UA teen overcomes homelessness to help others
Homeless as a child and later abused and kicked out of his last foster home, an Upper Arlington teen recently was honored for helping others.
Earlier this month, 18-year-old Nashawn Stevens was one of five people selected from a pool of 20 nominees to receive a Jefferson Award in an annual contest sponsored by WBNS-10TV and Nationwide Insurance to honor individuals who do extraordinary things in their communities without expecting a reward.
Stevens now lives in Upper Arlington and is a senior at Walnut Ridge High School. After graduation, he plans to enroll at Bowling Green State University and study to become a dentist.
"I have this dream," he said. "I want to create a program to give free services to those who can't afford it. I want to give back."
Angela Lariviere, program director of Youth Empowerment Program (YEP), a Columbus nonprofit organization that involves homeless youths in community service, leadership training and advocacy, said Stevens has been giving back for years.
He came to YEP at age 12, about two years after his mother decided she no longer could care for him. He entered the foster care system, and some six years afterward, Stevens and his mother moved to Columbus to live in a homeless shelter.
Before that, Stevens and his mother, who gave birth to him when she was 17, lived in a tent in a park in Camden, N.J.
Lariviere said Stevens came to YEP as an angry kid but one who was willing to get involved in program activities and initiatives.
"He has a good soul and giving spirit that has been there since the day we met," Lariviere said. "He was given a bad deal and he was angry about it. He turned it around and started volunteering every chance he got to keep himself occupied."
Through YEP, Stevens became involved in youth and homeless advocacy programs, and he's lobbied in Columbus and Washington, D.C., for legislative changes, including raising the minimum wage for youths who must support themselves and family members.
He also began mentoring other kids who've faced homelessness and abuse.
At the same time, he was struggling to focus on his own schoolwork after being physically abused by a family member who was fostering him -- he once was beaten with a cord -- and frequently being forced to live elsewhere for days at a time.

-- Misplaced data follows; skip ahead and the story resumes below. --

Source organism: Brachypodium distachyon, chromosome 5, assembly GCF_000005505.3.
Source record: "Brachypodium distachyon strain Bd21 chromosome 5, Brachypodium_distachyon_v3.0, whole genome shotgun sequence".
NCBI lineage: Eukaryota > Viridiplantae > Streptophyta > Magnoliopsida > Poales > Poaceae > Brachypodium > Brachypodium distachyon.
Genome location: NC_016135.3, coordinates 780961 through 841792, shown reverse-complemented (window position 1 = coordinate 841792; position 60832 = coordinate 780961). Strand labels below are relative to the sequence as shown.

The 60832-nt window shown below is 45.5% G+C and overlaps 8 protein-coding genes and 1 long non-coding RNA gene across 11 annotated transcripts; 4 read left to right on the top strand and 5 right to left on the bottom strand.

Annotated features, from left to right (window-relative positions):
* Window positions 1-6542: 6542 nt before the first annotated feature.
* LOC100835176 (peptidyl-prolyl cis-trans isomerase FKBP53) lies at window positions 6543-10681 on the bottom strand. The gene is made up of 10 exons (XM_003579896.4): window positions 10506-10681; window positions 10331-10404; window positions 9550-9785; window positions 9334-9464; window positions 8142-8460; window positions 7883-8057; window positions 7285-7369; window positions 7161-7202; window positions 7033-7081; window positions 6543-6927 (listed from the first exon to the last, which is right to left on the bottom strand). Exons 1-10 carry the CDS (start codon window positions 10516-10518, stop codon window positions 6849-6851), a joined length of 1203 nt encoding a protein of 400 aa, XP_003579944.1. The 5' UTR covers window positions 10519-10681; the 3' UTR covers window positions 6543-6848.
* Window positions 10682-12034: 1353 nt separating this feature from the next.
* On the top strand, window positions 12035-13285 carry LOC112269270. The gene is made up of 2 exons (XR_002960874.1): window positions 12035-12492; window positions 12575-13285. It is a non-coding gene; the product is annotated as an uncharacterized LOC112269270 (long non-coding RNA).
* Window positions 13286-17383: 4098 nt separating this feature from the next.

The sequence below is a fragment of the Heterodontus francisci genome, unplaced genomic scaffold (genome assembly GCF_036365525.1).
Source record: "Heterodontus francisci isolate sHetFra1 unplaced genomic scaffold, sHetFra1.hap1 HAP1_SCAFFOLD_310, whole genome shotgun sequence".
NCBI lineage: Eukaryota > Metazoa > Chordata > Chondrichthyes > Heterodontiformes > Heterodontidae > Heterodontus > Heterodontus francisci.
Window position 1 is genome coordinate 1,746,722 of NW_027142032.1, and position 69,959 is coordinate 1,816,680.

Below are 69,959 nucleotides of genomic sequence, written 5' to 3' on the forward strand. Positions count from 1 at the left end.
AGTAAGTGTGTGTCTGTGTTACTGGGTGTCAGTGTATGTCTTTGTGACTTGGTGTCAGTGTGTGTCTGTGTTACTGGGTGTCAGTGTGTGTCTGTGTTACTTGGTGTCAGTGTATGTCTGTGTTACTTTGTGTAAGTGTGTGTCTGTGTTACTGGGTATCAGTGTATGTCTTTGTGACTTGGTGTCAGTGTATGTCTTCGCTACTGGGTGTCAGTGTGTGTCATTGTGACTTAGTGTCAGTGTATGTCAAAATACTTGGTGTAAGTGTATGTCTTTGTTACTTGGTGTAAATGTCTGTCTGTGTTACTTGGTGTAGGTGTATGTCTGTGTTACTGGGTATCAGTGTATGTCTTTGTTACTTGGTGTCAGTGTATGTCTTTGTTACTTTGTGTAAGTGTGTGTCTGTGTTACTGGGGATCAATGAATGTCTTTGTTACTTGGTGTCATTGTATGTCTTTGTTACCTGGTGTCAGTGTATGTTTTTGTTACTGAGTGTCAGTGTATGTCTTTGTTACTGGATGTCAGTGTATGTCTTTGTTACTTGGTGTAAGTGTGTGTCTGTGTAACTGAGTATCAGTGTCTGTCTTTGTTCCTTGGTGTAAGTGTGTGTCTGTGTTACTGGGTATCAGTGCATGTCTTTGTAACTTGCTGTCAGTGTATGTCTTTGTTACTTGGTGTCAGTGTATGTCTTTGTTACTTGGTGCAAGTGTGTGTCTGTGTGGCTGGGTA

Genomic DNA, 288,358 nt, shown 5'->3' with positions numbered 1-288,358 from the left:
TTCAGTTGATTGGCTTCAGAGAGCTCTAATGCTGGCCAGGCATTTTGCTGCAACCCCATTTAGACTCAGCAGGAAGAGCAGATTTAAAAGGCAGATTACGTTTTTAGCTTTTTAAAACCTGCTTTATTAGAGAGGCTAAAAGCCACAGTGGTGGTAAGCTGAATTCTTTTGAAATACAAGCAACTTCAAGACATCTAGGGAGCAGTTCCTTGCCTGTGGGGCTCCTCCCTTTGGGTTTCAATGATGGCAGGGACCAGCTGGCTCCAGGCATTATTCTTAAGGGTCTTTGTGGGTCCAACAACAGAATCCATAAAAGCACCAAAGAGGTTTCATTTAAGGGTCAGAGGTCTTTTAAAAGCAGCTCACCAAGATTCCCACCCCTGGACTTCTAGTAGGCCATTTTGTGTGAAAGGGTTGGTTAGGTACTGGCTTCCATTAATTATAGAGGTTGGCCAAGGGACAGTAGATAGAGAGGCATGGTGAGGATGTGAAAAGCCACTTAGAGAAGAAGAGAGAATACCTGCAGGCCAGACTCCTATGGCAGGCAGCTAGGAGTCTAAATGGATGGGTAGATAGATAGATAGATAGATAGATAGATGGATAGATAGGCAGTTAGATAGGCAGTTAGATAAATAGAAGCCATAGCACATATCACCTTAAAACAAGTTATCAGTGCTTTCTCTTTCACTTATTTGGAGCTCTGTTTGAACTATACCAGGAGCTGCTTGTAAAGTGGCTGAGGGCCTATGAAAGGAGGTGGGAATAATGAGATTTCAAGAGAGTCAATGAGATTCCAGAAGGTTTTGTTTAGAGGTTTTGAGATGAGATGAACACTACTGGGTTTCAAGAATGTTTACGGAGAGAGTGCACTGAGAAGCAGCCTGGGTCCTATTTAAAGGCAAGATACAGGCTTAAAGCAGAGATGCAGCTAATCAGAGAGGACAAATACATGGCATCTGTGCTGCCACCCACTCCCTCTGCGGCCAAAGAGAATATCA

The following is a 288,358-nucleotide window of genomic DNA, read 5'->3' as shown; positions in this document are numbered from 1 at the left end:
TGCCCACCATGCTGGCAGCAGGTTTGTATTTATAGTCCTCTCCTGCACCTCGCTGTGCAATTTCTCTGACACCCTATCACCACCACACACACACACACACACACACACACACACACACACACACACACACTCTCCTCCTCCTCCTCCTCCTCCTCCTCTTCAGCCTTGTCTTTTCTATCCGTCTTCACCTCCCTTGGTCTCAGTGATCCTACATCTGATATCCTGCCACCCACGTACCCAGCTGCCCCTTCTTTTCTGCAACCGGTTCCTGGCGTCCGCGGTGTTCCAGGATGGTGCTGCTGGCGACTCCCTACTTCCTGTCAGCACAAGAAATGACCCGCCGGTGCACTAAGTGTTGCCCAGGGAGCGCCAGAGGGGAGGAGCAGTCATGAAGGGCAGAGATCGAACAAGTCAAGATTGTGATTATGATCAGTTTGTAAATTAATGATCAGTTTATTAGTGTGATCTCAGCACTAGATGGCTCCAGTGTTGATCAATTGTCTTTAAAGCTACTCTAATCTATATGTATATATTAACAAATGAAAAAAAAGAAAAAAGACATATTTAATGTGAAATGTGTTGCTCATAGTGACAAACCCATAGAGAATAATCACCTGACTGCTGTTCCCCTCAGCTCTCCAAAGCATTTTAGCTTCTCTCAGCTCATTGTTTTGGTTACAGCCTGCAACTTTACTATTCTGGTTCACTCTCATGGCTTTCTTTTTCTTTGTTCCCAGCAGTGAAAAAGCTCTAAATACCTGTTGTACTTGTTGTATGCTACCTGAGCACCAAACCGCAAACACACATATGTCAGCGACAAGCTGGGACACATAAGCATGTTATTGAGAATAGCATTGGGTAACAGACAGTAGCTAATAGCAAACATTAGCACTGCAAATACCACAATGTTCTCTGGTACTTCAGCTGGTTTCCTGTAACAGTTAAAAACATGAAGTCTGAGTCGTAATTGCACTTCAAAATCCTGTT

"I didn't think anyone wanted me to succeed, and I didn't try," Stevens said. "As I started doing my (YEP) service, my self-esteem got boosted.
"Sometimes there are cases where kids want to give up because they feel with their families they're not safe or they're not good enough," he said. "It just helped me realize things I went through were there to motivate me and it made me stronger and gave me values."
About two years ago, Lariviere and her husband decided to take Stevens into their home after he'd spent many nights with them because of his unstable foster home situation.
"It wasn't always suggested that I do my homework," Stevens said of his foster home at the time. "It was suggested I clean up the house and do things (my relative) wanted done.
"During Christmas and the holidays, he would kick me out and tell me to find a place to live. I didn't have a place to live."
Lariviere said she and her husband already had fostered more than 20 children over the years and planned to provide a household devoid of foster brothers and sisters until their daughter and son graduated from high school, but their children urged them to take in Stevens.
"My son and him are very, very similar, and they've always plotted to go to Bowling Green together," she said. "They're just like twins, except Nashawn is short and African-American and (my son) William is 6-foot-2 and white.
"Nashawn deserves everything good at this point," she said. "He's just really good-spirited, and he helps everyone. He's paid his dues."
Stevens said he was "surprised and honored" to receive a Jefferson Award. He is focused on finishing high school -- the only school he's ever attended for more than one year -- and getting to Bowling Green.
However, after recounting his upbringing and talking about the award, he asked if he could promote the third annual YEP STAR dinner, which is being held from 6:30 to 9 p.m. May 11 at the Westin Hotel, 310 S. High St., Columbus.
Organized by YEP and the Ohio State University Star House, the event seeks to raise funds to help Columbus' approximately 6,000 homeless youth. Tickets are $50. Additional information can be obtained by sending an email to Lariviere at email@example.com.
"We're looking for anybody that would like to come and help support us," Stevens said.